By Fatik al-Rodaini
SANA'A, May 18, 2012- Yemen's Defense Ministry said that two al-Qaeda leaders killed on Friday in an ambush conducted by tribal figures backed the Yemeni forces in the Yemeni city of Ba Tiss.
Ahmed Abdu Nabi and Nader al-Shadadi were killed and score others were wounded during an ambush in Yemen's southern province of Abyan, where fierce clashes between Yemeni troops and al-Qaeda militants have been continued for more than a month.
Meanwhile, Ansar al-Sharia, an Islamic group linked to al-Qaeda militants said Friday in a statement posted on the Internet that their withdrawal from the whole city of Lawder in the province of Abyan is a tactic, denying at the same time the death of 12 people in Mothlth al-Kahraba district, saying they are not al-Qaeda militants.
"Our withdrawal from the whole city of Lawder is a tactic and we carried out our withdrawal without any loses in our fighters or equipment, adding the dead bodies were found by tribal fighters in Mothlth al-Kahraba district are not belonged to al-Qaeda group," the statement read.
Furthermore, the group said that they shelled on Wednesday the Security central headquarters in Zinjibar district of Abyan province with tanks, admitting that the battles in Jabal Yosef were very hard.
Yemeni troops killed 11 al-Qaida fighters in southern Yemen on Friday, as government forces battled their way into the outskirts of a key town under the militants' control, military officials said.
Al-Qaida-linked fighters have taken over a swath of territory and several towns in the south over the past year, pushing out government forces and establishing their own rule. In recent weeks, the army has launched a concerted effort to uproot the militants from their strongholds — and is closely coordinating with a small contingent of U.S. troops who are helping guide the operations from inside Yemen.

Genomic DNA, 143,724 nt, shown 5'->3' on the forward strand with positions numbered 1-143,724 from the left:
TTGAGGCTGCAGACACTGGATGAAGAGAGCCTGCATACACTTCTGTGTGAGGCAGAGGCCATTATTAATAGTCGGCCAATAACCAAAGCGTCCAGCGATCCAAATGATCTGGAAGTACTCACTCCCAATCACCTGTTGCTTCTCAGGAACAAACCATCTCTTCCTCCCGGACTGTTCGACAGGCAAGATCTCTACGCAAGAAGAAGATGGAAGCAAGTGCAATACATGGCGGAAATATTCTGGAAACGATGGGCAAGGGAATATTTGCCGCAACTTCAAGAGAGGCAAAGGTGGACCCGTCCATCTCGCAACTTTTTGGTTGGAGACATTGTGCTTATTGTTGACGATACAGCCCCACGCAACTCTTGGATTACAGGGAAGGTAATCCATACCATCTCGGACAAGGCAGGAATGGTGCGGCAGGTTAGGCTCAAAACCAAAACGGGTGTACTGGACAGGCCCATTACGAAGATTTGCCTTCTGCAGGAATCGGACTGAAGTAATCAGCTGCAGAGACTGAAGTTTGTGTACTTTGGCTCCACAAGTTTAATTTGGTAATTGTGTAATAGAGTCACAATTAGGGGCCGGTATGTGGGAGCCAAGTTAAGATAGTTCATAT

On Friday, Yemeni troops moved in on Jaar in Abyan province, killing eight al-Qaeda fighters in clashes about 10 kilometers (six miles) north of the town. Recapturing Jaar would better position the military to take back Zinjibar, the provincial capital that has been under al-Qaida control for more than a year.
Also in Abyan, a Yemeni warplane struck an al-Qaida checkpoint some 70 kilometers (45 miles) east of Zinjibar in an area known as Shoqra, killing three militants and wounding six, officials said.
The fighting in the south, particularly around Jaar, has displaced tens of thousands of civilians.
Town residents said that hundreds of families from the surrounding area flooded into the city on Friday to escape the clashes.
One civilian who fled to Jaar, Al-Muqbala Yasin, said by telephone that the military had bombed his hometown just outside of Jaar. He said that he saw al-Qaida militants burying their dead in what he called "mass graves" there.